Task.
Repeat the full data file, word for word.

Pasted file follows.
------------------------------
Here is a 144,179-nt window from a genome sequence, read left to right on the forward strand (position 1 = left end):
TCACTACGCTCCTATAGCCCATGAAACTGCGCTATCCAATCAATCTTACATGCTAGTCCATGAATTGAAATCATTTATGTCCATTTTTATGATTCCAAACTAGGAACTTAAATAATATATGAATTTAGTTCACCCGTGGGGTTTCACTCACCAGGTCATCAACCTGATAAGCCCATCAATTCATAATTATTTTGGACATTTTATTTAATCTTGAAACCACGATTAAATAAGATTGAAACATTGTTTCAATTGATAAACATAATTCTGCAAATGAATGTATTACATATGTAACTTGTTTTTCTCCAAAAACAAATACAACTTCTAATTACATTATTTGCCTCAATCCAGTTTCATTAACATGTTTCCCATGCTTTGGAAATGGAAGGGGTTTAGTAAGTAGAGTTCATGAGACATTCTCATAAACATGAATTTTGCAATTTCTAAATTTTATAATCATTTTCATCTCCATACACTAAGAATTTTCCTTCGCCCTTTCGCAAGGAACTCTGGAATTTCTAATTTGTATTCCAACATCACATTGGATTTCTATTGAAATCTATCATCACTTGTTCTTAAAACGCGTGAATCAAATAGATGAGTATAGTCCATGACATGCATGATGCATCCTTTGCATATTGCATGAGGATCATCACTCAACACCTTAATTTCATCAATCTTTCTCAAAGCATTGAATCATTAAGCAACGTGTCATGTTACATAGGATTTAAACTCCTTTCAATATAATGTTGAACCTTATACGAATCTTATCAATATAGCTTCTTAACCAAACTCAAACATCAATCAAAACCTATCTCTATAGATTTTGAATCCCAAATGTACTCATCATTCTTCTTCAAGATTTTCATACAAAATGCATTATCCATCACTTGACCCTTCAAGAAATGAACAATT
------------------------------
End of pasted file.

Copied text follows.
Here is a 144,179-nt window from a genome sequence, read left to right on the forward strand (position 1 = left end):
TCACTACGCTCCTATAGCCCATGAAACTGCGCTATCCAATCAATCTTACATGCTAGTCCATGAATTGAAATCATTTATGTCCATTTTTATGATTCCAAACTAGGAACTTAAATAATATATGAATTTAGTTCACCCGTGGGGTTTCACTCACCAGGTCATCAACCTGATAAGCCCATCAATTCATAATTATTTTGGACATTTTATTTAATCTTGAAACCACGATTAAATAAGATTGAAACATTGTTTCAATTGATAAACATAATTCTGCAAATGAATGTATTACATATGTAACTTGTTTTTCTCCAAAAACAAATACAACTTCTAATTACATTATTTGCCTCAATCCAGTTTCATTAACATGTTTCCCATGCTTTGGAAATGGAAGGGGTTTAGTAAGTAGAGTTCATGAGACATTCTCATAAACATGAATTTTGCAATTTCTAAATTTTATAATCATTTTCATCTCCATACACTAAGAATTTTCCTTCGCCCTTTCGCAAGGAACTCTGGAATTTCTAATTTGTATTCCAACATCACATTGGATTTCTATTGAAATCTATCATCACTTGTTCTTAAAACGCGTGAATCAAATAGATGAGTATAGTCCATGACATGCATGATGCATCCTTTGCATATTGCATGAGGATCATCACTCAACACCTTAATTTCATCAATCTTTCTCAAAGCATTGAATCATTAAGCAACGTGTCATGTTACATAGGATTTAAACTCCTTTCAATATAATGTTGAACCTTATACGAATCTTATCAATATAGCTTCTTAACCAAACTCAAACATCAATCAAAACCTATCTCTATAGATTTTGAATCCCAAATGTACTCATCATTCTTCTTCAAGATTTTCATACAAAATGCATTATCCATCACTTGACCCTTCAAGAAATGAACAATT